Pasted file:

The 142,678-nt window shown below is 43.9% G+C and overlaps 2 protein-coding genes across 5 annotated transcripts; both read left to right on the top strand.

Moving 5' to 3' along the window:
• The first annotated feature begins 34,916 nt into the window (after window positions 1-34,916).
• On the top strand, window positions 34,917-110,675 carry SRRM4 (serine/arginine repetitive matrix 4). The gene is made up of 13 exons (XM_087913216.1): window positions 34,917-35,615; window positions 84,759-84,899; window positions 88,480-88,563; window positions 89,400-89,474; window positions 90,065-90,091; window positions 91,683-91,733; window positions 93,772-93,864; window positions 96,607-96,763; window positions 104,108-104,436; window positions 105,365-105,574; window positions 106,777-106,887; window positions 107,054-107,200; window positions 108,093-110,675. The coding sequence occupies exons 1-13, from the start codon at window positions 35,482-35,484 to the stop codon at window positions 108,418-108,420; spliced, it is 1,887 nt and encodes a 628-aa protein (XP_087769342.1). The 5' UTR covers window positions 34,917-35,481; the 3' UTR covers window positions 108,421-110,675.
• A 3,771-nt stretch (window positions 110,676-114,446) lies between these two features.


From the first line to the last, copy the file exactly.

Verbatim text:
The 142,678-nt window shown below is 43.9% G+C and overlaps 2 protein-coding genes across 5 annotated transcripts; both read left to right on the top strand.

Moving 5' to 3' along the window:
• The first annotated feature begins 34,916 nt into the window (after window positions 1-34,916).
• On the top strand, window positions 34,917-110,675 carry SRRM4 (serine/arginine repetitive matrix 4). The gene is made up of 13 exons (XM_087913216.1): window positions 34,917-35,615; window positions 84,759-84,899; window positions 88,480-88,563; window positions 89,400-89,474; window positions 90,065-90,091; window positions 91,683-91,733; window positions 93,772-93,864; window positions 96,607-96,763; window positions 104,108-104,436; window positions 105,365-105,574; window positions 106,777-106,887; window positions 107,054-107,200; window positions 108,093-110,675. The coding sequence occupies exons 1-13, from the start codon at window positions 35,482-35,484 to the stop codon at window positions 108,418-108,420; spliced, it is 1,887 nt and encodes a 628-aa protein (XP_087769342.1). The 5' UTR covers window positions 34,917-35,481; the 3' UTR covers window positions 108,421-110,675.
• A 3,771-nt stretch (window positions 110,676-114,446) lies between these two features.